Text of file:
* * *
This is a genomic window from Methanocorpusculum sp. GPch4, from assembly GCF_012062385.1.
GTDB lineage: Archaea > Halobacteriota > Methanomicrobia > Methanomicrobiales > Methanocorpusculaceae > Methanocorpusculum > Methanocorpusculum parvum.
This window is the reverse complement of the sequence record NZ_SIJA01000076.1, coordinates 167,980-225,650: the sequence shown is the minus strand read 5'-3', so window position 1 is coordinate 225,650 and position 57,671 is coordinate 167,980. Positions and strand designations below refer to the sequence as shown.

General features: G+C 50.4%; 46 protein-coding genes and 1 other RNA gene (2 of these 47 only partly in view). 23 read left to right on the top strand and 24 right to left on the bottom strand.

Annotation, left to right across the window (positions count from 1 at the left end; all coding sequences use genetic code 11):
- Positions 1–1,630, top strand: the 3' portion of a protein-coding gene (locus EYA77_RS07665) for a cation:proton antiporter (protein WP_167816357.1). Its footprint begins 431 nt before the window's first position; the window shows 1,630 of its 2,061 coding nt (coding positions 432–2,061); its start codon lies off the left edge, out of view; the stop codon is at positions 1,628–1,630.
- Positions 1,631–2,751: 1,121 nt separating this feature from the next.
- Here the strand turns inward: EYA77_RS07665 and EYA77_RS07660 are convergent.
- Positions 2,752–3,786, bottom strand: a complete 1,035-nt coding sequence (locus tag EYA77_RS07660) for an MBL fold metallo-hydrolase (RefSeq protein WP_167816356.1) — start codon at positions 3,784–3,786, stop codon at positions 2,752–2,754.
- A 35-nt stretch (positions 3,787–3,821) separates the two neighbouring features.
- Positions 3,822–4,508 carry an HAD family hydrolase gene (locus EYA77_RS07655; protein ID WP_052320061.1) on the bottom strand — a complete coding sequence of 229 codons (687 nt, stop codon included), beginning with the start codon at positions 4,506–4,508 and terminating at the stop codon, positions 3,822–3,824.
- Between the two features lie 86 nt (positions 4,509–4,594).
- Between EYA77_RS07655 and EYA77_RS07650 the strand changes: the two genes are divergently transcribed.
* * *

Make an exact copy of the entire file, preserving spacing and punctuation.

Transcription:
This is a genomic window from Methanocorpusculum sp. GPch4, from assembly GCF_012062385.1.
GTDB lineage: Archaea > Halobacteriota > Methanomicrobia > Methanomicrobiales > Methanocorpusculaceae > Methanocorpusculum > Methanocorpusculum parvum.
This window is the reverse complement of the sequence record NZ_SIJA01000076.1, coordinates 167,980-225,650: the sequence shown is the minus strand read 5'-3', so window position 1 is coordinate 225,650 and position 57,671 is coordinate 167,980. Positions and strand designations below refer to the sequence as shown.

General features: G+C 50.4%; 46 protein-coding genes and 1 other RNA gene (2 of these 47 only partly in view). 23 read left to right on the top strand and 24 right to left on the bottom strand.

Annotation, left to right across the window (positions count from 1 at the left end; all coding sequences use genetic code 11):
- Positions 1–1,630, top strand: the 3' portion of a protein-coding gene (locus EYA77_RS07665) for a cation:proton antiporter (protein WP_167816357.1). Its footprint begins 431 nt before the window's first position; the window shows 1,630 of its 2,061 coding nt (coding positions 432–2,061); its start codon lies off the left edge, out of view; the stop codon is at positions 1,628–1,630.
- Positions 1,631–2,751: 1,121 nt separating this feature from the next.
- Here the strand turns inward: EYA77_RS07665 and EYA77_RS07660 are convergent.
- Positions 2,752–3,786, bottom strand: a complete 1,035-nt coding sequence (locus tag EYA77_RS07660) for an MBL fold metallo-hydrolase (RefSeq protein WP_167816356.1) — start codon at positions 3,784–3,786, stop codon at positions 2,752–2,754.
- A 35-nt stretch (positions 3,787–3,821) separates the two neighbouring features.
- Positions 3,822–4,508 carry an HAD family hydrolase gene (locus EYA77_RS07655; protein ID WP_052320061.1) on the bottom strand — a complete coding sequence of 229 codons (687 nt, stop codon included), beginning with the start codon at positions 4,506–4,508 and terminating at the stop codon, positions 3,822–3,824.
- Between the two features lie 86 nt (positions 4,509–4,594).
- Between EYA77_RS07655 and EYA77_RS07650 the strand changes: the two genes are divergently transcribed.